Bicuspid aortic valve in conjunction with aortic coarctation was associated with a lower prevalence of valve obstruction and regurgitation. As shown in Table 3,adjusting for valve morphology, age, and gender in a multivariate analysis, the odds of a patient with a BAV having no stenosis were four times higher and the odds of no regurgitation were nearly three times higher if the patient had concomitant coarctation.
Bicuspid aortic valve is the most common congenital cardiac malformation and is present in 1% to 2% of the general population (8–10). Both genetic and environmental causes of the BAV have been suggested, but the pathogenesis remains unclear (11). Bicuspid aortic valve is associated with significant complications in one third of patients. Ward (12) suggested that the BAV might be responsible for more deaths and morbidity than the combined effects of all other types of congenital heart defects. Given the significant impact the BAV has on health, it is important to determine risk factors for the development of valve dysfunction. Children who present with BAV should be an ideal population for study, given the ability to accurately determine valve morphology noninvasively in the majority of patients (3).
Previously published studies have shown that BAV is a common finding in isolation, identified in 0.5% to 2% of the population and has been observed in conjunction with many other types of congenital heart lesions (2,13,14). In addition, there is a well-documented association of BAV with aortic coarctation (15). Our study found that BAV was occasionally present in almost all forms of congenital heart disease with an incidence that generally does not exceed that in the general population but was certainly seen much more frequently in patients with left-heart obstructive lesions. We found a 55% incidence of BAV in patients with isolated aortic coarctation and an 11% incidence in patients with hypoplastic left heart syndrome or interrupted aortic arch.
The majority of previously published reports have assumed that all types of BAV are similar and have not differentiated between type of leaflet fusion when assessing valve dysfunction and progression (2,6,16,17). Our study demonstrates that aortic valve morphology is an important determinant of the risk for aortic stenosis and aortic regurgitation, at least through childhood and adolescence. We found that patients with BAV with fusion of the right-coronary and non-coronary leaflets had more than twice the risk of aortic stenosis and regurgitation compared with other types of BAV. Conversely, the combination of BAV and aortic coarctation was associated with milder aortic valve disease, regardless of the pattern of leaflet fusion, compared with BAV without aortic coarctation.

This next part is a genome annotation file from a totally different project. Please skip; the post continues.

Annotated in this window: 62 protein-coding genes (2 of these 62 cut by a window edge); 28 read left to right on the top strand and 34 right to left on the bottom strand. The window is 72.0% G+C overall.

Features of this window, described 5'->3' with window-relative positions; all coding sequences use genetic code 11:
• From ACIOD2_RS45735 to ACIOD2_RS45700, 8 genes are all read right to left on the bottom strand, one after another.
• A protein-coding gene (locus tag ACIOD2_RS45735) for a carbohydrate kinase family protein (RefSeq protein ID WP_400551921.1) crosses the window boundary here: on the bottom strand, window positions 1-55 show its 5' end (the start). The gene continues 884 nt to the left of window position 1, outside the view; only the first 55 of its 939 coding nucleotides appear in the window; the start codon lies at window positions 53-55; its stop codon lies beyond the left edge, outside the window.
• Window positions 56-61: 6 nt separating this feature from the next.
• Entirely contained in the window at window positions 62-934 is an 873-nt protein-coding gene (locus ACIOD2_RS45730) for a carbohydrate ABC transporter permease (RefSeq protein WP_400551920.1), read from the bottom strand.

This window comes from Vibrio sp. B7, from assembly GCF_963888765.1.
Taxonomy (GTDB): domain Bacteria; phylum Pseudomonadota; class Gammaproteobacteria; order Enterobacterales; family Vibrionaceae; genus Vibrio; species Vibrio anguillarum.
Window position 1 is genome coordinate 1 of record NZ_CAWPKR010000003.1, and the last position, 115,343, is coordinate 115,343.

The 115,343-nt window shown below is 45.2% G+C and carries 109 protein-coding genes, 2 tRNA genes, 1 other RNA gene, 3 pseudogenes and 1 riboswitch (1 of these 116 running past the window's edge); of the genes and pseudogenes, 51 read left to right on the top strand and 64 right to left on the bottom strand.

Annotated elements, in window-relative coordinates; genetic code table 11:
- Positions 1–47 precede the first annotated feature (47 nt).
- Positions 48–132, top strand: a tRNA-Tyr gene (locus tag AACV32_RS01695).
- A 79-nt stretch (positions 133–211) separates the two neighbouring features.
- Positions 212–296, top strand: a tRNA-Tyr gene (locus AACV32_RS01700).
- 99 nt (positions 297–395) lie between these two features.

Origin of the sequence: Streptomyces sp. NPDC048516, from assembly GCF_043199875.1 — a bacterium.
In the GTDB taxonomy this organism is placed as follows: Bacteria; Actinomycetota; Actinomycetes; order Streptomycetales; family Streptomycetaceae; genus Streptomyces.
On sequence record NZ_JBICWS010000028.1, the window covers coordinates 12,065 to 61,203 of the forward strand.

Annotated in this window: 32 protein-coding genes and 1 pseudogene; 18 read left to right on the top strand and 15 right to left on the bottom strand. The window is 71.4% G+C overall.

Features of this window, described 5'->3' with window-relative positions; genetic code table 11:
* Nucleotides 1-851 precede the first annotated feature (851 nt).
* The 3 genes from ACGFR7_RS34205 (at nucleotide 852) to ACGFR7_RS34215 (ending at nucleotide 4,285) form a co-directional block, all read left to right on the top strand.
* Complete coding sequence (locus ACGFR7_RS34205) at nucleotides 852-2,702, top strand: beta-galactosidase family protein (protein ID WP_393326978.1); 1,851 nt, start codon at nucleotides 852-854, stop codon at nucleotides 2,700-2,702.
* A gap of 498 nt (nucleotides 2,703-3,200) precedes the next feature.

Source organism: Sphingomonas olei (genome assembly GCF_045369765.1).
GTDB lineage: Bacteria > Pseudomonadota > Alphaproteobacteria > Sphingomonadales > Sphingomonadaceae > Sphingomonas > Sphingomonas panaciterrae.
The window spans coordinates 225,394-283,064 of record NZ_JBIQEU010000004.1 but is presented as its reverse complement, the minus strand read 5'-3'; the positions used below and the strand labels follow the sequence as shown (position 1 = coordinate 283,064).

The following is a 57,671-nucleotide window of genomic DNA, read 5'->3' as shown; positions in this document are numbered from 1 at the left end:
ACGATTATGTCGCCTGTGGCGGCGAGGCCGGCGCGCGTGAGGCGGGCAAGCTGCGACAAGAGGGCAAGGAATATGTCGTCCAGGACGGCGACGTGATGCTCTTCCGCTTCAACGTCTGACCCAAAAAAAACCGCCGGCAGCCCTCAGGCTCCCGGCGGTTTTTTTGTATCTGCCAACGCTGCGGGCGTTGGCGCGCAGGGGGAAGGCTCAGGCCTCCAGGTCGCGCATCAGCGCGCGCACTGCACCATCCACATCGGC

This study represents the population of children with BAV referred for echocardiography. Patients with clinically insignificant BAV may not be referred for evaluation or echocardiography because of a lack of physical findings. The association of congenitally BAV with other complex structural heart disease may well represent an underestimate of the true incidence because of greater difficulties in diagnosis under these circumstances. In addition, the relationship between aortic stenosis and regurgitation and the type of BAV observed in children may be substantially different from that seen in adults with an aging, calcific valve.
Our study clearly demonstrates that BAV occurs in isolation and in association with many forms of congenital heart disease referred for echocardiographic evaluation. In addition, BAV morphology in childhood and adolescence is highly correlated with valve dysfunction. These findings are helpful in predicting which patients, at least prior to adulthood, are likely to have a benign cardiac course and which are at greater risk for progressive aortic valve disease.
- Abbreviations and acronyms
- bicuspid or bicommissural aortic valve
- confidence interval
- odds ratio
- Received February 11, 2004.
- Revision received April 16, 2004.
- Accepted May 18, 2004.
- American College of Cardiology Foundation